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Guide to Financial Reports

By Edited Nov 13, 2013 0 0
Guide to Looking at Financial Reports

A publicly-listed company is required to file financial reports quarterly and annually.

An investor browsing through the different SEC filings will often wonder does these 10-k’s (annual reports) and 10-Q’s (quarterly reports) means.

Why is it important to read and be able to understand the financial reports that a company submits regularly?

To answer that question, we will give you an overview on the sections of the financial reports and what it means to investors.

Before anything else, look at the balance sheet

The balance sheet is the first financial report that you will see. It comes before the income statement, cash flow statement and the notes to financial statements. It is there for a reason.

This report gives you an overview of the financial position of the company – the assets, liabilities and shareholder’s net worth. A company with a lot of debt vis-à-vis with its assets may not be a good investment after all. So, it’s an easy pass.

Now, look at the income statement to see if the company is earning..

Once you have realized that the company does not have debt problems, you can now look at how much is the company is earning.

At this point, you can now proceed to the income statement.

The income statement tells you the source of the income of the company and the itemized expenses that it incurs.

If the total income exceeds the total expenses, it means the company is earning money. Conversely, if total income is less than expenses, it means that the company is losing money.

…but you also have to look at the money trail through the cash flow statement

This is probably the financial report that most investors ignored. They often skip the cash flow statement since most investors stop at the income statement to assess the viability of the company.

However, the cash flow statement is vital to investment decisions. A cash flow statement contains the cash generated from operations, where the company is investing and the source of the company’s finances.

A negative cash flow from operations but positive income could mean a company has a problem of collecting cash. The cash flow statement will confirm whether the income earned, as stated in the income statement is real or not.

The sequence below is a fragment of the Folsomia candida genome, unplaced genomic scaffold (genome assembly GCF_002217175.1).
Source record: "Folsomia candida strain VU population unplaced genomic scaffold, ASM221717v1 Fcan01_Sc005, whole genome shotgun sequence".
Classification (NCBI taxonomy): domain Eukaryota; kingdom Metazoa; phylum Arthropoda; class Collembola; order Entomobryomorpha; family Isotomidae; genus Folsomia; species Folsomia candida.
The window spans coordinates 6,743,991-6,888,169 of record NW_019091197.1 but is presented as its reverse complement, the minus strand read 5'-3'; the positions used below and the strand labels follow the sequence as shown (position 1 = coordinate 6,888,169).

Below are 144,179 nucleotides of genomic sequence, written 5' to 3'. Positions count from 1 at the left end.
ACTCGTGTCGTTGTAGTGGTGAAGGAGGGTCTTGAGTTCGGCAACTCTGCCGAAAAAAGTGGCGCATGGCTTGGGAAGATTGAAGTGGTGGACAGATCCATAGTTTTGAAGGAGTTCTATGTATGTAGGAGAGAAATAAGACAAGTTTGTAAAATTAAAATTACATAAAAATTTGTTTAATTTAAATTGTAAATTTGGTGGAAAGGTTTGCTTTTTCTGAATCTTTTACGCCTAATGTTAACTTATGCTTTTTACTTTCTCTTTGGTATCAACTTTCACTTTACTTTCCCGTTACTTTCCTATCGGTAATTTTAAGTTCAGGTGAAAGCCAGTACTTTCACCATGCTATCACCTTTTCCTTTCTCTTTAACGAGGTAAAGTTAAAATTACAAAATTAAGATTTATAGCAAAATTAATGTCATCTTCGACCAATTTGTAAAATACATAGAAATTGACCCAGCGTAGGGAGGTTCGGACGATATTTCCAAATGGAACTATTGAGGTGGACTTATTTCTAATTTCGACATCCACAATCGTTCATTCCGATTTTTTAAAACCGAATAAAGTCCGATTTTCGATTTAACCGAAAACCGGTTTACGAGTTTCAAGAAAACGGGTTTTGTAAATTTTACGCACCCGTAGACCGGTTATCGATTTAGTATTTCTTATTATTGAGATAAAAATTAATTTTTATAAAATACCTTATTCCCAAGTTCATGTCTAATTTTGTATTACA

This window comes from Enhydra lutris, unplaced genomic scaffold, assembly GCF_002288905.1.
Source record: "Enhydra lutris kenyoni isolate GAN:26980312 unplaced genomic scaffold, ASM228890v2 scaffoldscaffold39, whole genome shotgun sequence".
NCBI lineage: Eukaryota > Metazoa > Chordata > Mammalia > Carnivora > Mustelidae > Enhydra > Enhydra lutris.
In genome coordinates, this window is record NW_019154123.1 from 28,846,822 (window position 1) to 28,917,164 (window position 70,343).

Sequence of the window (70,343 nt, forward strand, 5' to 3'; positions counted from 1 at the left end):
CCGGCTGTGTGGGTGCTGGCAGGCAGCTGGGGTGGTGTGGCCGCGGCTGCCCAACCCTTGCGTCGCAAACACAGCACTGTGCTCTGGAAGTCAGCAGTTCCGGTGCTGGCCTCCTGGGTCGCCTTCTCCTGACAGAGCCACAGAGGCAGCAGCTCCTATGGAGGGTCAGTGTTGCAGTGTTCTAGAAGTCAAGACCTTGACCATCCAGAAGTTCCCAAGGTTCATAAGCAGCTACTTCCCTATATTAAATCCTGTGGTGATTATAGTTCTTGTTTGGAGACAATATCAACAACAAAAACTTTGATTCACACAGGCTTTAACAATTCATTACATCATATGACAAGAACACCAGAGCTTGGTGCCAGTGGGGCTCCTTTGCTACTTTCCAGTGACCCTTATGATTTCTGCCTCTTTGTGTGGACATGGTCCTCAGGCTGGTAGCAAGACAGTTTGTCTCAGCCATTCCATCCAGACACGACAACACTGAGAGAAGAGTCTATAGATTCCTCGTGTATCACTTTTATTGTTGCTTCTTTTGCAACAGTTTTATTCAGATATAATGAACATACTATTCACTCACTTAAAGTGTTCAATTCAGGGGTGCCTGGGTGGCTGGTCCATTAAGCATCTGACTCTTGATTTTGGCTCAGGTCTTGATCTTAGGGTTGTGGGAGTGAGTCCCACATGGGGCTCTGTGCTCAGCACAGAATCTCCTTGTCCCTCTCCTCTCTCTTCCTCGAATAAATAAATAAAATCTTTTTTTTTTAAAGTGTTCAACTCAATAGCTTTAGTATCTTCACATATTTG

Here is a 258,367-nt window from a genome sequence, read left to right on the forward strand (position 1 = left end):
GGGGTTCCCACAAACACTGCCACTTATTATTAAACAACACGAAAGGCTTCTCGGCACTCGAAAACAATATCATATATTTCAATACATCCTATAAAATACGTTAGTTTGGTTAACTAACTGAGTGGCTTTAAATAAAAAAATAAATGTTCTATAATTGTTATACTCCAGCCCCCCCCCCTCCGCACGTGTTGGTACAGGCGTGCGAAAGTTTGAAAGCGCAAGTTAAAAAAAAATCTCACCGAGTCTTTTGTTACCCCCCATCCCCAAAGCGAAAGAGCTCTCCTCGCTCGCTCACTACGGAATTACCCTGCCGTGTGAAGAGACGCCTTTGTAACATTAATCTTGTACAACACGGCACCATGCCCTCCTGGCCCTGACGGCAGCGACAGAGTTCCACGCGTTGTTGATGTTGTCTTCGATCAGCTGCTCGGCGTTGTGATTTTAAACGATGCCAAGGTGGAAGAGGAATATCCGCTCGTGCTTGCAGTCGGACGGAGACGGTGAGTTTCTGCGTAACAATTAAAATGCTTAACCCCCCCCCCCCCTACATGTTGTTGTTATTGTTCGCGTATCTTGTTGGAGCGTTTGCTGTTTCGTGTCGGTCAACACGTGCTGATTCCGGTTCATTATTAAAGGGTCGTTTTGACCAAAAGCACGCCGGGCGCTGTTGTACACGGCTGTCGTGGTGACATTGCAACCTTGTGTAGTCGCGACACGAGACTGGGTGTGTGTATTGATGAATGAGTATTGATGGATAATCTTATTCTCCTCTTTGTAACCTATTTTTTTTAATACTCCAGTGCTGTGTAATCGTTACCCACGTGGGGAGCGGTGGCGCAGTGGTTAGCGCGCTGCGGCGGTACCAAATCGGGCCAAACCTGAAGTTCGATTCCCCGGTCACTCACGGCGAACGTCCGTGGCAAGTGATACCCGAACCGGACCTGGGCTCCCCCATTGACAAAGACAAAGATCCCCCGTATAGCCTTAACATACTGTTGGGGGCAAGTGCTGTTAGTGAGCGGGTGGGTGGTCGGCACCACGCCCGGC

But wait there’s something you missed out – notes to financial statements

There are only few investors who bother to read the notes to financial statements. These are supplementary data to the balance sheet, income statement and cash flow statement.

Some financial analysts would advise investors to read the financial reports backward – start with the notes to financial statements first. The reason is that some companies tend to hide their liabilities or problems in the notes to financial statements.

An example would be a probably legal case that would cost a big amount to the company. This is something that may have an impact to the company, but could not be quantified since it has not yet been executive.

The landmines are probably hidden in the notes to financial statements. Investors – watch out!

Management Discussion and Analysis section puts the pieces together…

This section is found on the first few pages of the annual report. While the numbers in the financial reports paints a story, the management discussion confirms the story.

The company’s management discusses what happened during the year and where the company will be heading in the future. It gives the investor an overview of what to expect in the future.

A word of advice

The investor will just need to follow the steps that we have discussed above. If the balance sheet does not look good, there is no need to go through other financial reports.

While financial reports give you an overview of what happened during the year, it only gives you a limited view of the future. After all, past performance does not guarantee future results.  





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